John, I dont expect an apology but thanks for your support, its unfortunate that Marcel Sloover seems to get some kind of pleasure from it, but as I said, thats his problem.

Added by John Stott on 03 January 2010.
Hi John S.

I think you are mistaking Marcel S for me. I was the person who contributed to a similar discussion a few months ago when your regular editor, Marcel S was on hols. I was fed up, and still am, with the negative comments that are posted when someone simply posts a photo.

I have taken over this discussion from Marcel S. (as you will have noticed). This to avoid more 'language and cultural difficulties', but also as I am ultimately responsible for this site (and a few others) from an editorial point of view. My comments and involvement are therefore not relevant to the 'field' of fire fighting, but to the management and development of web sites. Marcel S. however has got a long-standing involvement, and though he is not driving an engine he has been following the 'field' for about 25 years now.

However, as you might now have noticed Marcel S. has come to a similar view. And he thought it fair to comment on it.
His view is not ageism or any other form of discrimination, though he does disagree that in the past 'everything was better'. He is tired of this same criticism to photos every time again. And as a result site visitors and contributors being put off in participating.
Whatever his experience is besides the point, he is making a case for how he feels this site should be 'used', grown, developed, shared and so on.
Contributors' experience and photos can be shared and formed in a positive and inquisitive fashion. Without the result of people feeling attacked in sharing their hobby (even though it might not be their profession).
The site can be for everyone as long as everyone gives breathing space to everyone. And at this moment (and for quite some time) this space is not given.

So after two elaborate attempts we, the editors, feel we've explained ourselves enough. We feel responsible for the site and the visitors / contributors from the wider community. Not just the professionals working in the field, not just towards those who have strong views, but also to folk who want to share their hobby, whether they are 'knowledgeable' or not. You, and 'quite a few others', do not agree or do not wish to see the problem.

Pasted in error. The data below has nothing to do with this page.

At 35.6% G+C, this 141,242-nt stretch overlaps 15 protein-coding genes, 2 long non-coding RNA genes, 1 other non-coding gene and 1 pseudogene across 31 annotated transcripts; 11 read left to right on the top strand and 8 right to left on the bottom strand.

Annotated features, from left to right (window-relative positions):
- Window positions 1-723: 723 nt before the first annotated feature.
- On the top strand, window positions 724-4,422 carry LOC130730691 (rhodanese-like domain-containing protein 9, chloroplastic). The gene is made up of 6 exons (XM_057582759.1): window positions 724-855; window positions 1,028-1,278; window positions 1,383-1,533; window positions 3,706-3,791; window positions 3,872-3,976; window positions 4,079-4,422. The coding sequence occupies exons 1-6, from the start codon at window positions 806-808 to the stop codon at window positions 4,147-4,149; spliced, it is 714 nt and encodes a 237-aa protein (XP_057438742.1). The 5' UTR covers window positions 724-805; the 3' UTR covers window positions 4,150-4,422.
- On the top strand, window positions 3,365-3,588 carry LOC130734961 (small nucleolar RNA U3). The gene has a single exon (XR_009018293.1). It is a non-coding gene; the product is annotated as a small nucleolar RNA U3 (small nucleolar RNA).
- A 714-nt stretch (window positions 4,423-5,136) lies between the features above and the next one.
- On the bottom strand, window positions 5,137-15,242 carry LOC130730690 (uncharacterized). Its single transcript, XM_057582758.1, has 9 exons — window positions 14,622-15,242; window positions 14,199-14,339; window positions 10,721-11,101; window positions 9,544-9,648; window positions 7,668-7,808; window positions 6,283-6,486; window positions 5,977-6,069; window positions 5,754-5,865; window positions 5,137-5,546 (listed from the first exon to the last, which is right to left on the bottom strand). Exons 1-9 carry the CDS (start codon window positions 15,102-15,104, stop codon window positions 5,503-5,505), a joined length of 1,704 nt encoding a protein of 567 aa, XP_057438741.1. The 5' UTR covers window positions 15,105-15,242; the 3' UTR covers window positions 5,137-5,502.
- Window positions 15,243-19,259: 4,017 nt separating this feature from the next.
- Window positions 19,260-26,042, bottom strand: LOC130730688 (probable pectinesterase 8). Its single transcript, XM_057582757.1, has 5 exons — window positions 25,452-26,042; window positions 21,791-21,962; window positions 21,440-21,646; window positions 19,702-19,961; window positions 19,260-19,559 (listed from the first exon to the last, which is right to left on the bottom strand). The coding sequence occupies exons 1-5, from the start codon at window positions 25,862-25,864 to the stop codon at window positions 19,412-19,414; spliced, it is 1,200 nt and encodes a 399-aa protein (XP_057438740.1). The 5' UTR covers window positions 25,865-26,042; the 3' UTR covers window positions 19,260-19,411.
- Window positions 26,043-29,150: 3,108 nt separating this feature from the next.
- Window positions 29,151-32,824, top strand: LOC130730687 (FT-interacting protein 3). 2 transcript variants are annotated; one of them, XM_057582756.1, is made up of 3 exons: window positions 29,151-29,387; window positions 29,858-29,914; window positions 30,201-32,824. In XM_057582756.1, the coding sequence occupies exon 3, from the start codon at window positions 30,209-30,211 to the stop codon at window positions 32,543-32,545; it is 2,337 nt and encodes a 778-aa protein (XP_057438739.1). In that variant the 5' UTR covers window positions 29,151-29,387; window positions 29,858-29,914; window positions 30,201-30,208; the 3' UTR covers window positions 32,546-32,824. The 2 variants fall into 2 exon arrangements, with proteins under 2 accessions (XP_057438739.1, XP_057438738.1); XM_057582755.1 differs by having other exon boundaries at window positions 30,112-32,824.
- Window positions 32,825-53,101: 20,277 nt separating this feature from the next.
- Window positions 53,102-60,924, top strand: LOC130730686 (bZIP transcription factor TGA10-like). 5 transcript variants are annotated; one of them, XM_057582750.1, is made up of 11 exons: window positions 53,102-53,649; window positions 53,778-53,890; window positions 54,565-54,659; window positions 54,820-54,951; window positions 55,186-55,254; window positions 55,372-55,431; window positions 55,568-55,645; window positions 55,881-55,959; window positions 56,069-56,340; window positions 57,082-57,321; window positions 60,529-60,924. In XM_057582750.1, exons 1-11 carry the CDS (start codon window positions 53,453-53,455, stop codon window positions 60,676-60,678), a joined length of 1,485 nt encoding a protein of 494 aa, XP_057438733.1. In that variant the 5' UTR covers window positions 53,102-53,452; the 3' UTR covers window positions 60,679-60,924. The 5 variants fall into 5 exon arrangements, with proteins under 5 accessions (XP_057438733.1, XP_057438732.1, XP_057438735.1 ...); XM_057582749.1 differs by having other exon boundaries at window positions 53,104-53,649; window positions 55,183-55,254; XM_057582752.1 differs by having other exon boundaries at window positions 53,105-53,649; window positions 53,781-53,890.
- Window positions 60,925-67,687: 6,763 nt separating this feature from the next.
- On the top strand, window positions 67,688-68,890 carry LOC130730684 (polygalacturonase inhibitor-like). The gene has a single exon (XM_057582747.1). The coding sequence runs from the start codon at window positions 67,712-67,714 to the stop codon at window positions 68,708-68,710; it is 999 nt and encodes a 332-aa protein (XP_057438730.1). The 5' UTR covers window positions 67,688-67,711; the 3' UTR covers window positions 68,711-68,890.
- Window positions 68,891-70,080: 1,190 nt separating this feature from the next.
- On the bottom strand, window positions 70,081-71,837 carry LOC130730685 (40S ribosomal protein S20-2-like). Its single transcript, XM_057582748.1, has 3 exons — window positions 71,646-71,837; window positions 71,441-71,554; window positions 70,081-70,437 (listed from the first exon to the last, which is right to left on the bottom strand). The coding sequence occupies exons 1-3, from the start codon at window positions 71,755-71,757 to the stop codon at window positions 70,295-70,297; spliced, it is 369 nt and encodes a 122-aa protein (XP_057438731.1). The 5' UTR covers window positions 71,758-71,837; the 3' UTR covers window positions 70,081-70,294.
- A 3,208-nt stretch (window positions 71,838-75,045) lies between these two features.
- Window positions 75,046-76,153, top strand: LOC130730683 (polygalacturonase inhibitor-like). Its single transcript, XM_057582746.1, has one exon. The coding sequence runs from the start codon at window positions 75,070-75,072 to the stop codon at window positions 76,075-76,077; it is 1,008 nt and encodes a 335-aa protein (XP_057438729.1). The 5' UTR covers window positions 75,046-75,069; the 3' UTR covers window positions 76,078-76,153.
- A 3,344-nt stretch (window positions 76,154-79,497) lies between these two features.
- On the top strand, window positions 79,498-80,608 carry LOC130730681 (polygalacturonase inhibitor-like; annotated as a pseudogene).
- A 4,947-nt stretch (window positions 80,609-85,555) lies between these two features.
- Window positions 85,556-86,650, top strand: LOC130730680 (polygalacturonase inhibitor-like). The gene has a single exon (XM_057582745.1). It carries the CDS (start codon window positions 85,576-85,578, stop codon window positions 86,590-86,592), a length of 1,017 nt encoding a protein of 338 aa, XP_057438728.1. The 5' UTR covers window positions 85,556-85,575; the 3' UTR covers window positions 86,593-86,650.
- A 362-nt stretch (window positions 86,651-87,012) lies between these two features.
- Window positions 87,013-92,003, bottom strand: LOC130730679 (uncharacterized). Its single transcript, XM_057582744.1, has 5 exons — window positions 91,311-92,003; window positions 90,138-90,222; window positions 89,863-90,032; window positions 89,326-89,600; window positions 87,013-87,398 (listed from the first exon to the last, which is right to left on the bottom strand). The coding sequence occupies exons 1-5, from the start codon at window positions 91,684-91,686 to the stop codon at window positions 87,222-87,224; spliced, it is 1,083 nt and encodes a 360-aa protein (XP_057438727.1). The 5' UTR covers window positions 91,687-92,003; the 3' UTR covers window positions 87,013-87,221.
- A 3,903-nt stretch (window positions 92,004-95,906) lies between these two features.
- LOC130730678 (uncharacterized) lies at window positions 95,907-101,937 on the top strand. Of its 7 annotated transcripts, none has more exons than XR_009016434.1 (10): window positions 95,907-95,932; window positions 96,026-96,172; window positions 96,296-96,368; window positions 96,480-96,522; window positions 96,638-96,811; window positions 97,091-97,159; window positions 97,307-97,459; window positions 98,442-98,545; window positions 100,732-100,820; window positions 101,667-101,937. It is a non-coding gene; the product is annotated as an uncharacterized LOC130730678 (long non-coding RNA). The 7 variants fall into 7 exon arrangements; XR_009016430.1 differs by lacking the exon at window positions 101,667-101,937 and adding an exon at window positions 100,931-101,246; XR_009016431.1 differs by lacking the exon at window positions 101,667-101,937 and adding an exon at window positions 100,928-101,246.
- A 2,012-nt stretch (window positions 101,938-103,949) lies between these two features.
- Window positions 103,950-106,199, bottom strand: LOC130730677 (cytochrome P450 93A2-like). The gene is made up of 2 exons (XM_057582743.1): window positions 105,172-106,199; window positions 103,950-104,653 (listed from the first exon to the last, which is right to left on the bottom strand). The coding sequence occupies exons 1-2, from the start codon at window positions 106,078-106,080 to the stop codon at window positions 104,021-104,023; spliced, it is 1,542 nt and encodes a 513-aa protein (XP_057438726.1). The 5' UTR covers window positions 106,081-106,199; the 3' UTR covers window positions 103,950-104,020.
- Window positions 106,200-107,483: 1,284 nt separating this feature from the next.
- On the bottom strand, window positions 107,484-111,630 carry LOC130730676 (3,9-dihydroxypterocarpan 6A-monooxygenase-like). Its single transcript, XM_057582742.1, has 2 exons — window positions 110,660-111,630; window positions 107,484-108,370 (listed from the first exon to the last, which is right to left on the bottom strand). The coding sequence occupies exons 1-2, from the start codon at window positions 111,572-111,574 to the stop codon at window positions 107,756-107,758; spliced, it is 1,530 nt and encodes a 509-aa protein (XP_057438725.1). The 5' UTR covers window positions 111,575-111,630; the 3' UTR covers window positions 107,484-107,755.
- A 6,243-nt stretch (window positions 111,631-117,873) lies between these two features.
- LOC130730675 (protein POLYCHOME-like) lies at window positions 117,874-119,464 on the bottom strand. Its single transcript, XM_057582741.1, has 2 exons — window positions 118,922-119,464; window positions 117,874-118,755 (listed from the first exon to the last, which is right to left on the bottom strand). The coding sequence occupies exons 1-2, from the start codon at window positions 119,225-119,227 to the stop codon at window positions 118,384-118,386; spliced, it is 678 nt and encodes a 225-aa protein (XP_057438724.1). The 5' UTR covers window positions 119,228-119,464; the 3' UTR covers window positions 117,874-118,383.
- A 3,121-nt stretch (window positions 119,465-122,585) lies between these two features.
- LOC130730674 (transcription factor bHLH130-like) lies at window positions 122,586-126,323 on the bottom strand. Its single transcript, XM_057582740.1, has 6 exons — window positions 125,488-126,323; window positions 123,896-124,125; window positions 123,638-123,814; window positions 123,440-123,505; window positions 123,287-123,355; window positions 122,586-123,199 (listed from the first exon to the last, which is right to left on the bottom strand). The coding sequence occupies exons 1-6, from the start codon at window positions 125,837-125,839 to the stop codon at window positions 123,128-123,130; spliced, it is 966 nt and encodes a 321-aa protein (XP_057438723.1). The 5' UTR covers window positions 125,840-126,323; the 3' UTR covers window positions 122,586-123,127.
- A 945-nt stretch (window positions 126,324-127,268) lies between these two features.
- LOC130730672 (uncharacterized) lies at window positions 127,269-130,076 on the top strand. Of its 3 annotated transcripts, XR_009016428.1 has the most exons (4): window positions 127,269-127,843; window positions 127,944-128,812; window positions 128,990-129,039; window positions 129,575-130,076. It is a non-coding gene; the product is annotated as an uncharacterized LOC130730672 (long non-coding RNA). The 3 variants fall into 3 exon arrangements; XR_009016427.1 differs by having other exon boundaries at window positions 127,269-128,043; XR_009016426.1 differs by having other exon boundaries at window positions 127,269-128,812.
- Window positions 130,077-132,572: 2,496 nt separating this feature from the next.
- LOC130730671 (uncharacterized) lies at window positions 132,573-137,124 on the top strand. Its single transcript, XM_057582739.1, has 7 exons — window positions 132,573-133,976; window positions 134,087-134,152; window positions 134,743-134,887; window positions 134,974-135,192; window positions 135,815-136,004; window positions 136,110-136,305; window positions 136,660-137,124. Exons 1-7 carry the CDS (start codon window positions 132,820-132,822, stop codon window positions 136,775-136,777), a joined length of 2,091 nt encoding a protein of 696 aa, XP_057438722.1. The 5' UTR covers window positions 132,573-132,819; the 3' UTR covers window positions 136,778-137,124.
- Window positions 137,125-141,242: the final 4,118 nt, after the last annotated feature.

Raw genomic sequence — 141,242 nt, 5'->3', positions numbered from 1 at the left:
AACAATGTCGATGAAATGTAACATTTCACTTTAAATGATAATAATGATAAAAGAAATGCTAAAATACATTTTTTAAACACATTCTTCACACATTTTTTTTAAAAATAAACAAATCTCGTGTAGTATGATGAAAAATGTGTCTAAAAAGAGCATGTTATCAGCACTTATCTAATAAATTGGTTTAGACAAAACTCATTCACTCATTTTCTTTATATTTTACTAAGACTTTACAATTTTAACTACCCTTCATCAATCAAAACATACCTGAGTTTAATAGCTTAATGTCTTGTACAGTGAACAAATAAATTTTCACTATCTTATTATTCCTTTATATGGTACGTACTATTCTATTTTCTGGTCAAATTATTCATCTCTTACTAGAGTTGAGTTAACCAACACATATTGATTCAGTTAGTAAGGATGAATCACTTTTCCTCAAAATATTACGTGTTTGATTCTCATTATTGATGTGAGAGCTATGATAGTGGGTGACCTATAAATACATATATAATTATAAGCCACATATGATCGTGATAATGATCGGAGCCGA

We feel we've asked often enough now to change your approach and tack when commenting to allow for the space for others.
We will now behave as 'editors' as we see fit without any further explanation.


Added by Marcel Gommers on 03 January 2010.
Mr Gommers, Thankyou for your reply, I cant be bothered to enter into a pedantic argument about whether or not my comments are negative, apart from to add, I have received several e mails from others stating the opposite. These folk come from all over the world, so I am not just a grumpy Brit. Fair enough, you want to run a site a particular way, do it, thats your prerogative.
As for asking me to "change" my approach, well you havnt mentioned it before and you could have contacted me off site, which you havnt.
However, its your site so feel free to run it as you please, but dont make public comments which are not true, evidence exists to the contrary.

Added by John Stott on 03 January 2010.
How quickly the season of 'good will to all' seems to have disappeared.

What constantly draws me back to this fantastic site on an almost daily basis are the brilliant photos and the interesting comments. I love to see new appliances and innovations. But I also love to read about the same innovations being rubbished OR praised by our most ardent of contributors.

And I love to view scratchy snaps of a bygone age and read about those good old days just as much as I like to see canadian Pat and other across-the-pond-dwellers curious about our 'hairdryers'.